Rick Nevin has an excellent post, Update: Continuing trend toward zero youth incarceration (1/18/2023), that summarizes trends in incarceration rates. There are five interesting graphs, but the one here might surprise folks the most. There has been steady decrease in the gap between Black male incarceration rates and the overall male incarceration rates. Some quotes:
It is remarkable – and exasperating – that the debate over crime and incarceration almost entirely ignores divergent trends by age. Youth crime and incarceration are vanishing as arrest and incarceration rates are still increasing for adults over 50. The only crime theory that explains this divergence is the impact of birth year trends in preschool lead exposure.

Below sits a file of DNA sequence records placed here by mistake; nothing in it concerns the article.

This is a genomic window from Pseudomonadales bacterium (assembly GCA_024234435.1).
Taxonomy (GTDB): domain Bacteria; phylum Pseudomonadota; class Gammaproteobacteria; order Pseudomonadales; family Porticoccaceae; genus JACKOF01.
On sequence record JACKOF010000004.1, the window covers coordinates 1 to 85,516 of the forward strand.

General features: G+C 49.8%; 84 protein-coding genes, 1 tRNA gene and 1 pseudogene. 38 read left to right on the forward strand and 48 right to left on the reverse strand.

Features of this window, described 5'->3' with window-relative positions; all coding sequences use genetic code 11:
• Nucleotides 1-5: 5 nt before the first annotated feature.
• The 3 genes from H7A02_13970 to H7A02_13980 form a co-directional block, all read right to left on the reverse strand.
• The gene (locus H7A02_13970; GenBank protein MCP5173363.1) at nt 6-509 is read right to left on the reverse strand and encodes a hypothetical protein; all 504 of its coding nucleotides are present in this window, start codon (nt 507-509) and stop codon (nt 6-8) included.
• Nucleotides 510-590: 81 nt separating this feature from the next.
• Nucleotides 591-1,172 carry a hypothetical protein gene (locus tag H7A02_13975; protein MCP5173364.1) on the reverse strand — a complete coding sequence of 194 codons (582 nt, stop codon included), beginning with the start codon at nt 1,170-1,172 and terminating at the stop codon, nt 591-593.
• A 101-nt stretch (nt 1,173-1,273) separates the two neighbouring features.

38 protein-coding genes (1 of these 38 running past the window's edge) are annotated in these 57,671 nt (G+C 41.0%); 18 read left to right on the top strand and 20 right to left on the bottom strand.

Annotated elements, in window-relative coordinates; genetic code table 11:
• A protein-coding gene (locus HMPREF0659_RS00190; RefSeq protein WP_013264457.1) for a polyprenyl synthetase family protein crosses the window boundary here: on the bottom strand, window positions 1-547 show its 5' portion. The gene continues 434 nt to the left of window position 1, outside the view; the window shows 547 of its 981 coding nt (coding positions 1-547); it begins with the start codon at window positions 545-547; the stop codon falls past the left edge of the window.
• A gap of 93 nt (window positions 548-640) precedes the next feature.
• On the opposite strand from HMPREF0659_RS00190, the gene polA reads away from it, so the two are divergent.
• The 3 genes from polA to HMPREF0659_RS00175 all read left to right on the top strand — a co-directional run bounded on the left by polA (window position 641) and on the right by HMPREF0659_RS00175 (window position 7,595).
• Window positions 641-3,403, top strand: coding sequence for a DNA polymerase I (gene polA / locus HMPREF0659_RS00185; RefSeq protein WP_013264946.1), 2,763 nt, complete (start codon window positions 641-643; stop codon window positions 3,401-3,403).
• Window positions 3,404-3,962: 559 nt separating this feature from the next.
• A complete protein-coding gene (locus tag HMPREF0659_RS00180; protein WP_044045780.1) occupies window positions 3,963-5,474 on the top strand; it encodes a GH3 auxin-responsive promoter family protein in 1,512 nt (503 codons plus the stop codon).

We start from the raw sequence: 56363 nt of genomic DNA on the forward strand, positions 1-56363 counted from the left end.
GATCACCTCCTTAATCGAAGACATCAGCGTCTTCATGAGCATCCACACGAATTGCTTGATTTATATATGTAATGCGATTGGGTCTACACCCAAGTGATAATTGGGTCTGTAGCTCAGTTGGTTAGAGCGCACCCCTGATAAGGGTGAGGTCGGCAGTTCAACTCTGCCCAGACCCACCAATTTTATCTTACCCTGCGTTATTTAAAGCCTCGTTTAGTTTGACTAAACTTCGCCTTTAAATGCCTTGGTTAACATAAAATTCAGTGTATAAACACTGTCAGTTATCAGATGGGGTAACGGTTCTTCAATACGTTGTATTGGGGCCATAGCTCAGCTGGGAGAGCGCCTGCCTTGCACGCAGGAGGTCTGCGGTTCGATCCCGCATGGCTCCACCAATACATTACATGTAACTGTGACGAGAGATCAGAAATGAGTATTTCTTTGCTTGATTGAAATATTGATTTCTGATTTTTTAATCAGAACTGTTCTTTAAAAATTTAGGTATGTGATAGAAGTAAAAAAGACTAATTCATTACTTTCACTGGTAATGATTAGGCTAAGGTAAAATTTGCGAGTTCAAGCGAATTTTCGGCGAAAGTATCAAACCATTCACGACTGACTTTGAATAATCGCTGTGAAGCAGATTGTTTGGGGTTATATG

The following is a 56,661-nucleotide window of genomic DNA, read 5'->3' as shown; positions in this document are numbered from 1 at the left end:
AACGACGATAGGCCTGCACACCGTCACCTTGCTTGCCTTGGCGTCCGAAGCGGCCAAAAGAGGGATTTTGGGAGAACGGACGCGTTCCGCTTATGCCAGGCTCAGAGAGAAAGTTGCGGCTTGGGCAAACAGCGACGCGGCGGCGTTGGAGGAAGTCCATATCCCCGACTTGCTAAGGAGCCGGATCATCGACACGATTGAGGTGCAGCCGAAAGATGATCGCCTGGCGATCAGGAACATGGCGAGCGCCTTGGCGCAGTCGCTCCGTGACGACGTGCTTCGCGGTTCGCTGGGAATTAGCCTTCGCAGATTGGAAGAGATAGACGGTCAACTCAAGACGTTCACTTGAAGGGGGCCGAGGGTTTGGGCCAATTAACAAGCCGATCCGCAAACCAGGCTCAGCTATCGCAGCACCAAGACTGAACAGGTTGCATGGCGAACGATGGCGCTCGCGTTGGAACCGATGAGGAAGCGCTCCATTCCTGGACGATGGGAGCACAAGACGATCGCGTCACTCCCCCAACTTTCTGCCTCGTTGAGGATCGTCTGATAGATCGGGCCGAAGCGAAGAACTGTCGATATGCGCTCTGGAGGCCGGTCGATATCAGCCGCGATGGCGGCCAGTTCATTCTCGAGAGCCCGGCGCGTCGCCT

The steeper decline in Black incarceration rates since 2001 reflects the fact that Black children recorded steeper blood lead declines associated with slum clearance over the 1960s and city air lead declines since the early-1970s (explained here).
I don’t think it is widely known that youth incarceration rates have been decreasing while over 50 have been increasing.
It is especially exasperating that criminal justice reform advocates ignore incarceration trends by age. Those trends should inform incarceration reduction strategies, to have the greatest impact and to generate the least resistance from “tough-on-crime” advocates.
We do not have a “mass incarceration” problem for youths. Not anymore. Reductions in preschool lead exposure have caused massive declines in youth crime and incarceration. We do still have mass incarceration for adults over 50, and it’s getting worse.
There are links to the data in the first sentence. Check out my lead crime project in the Statistics Projects section.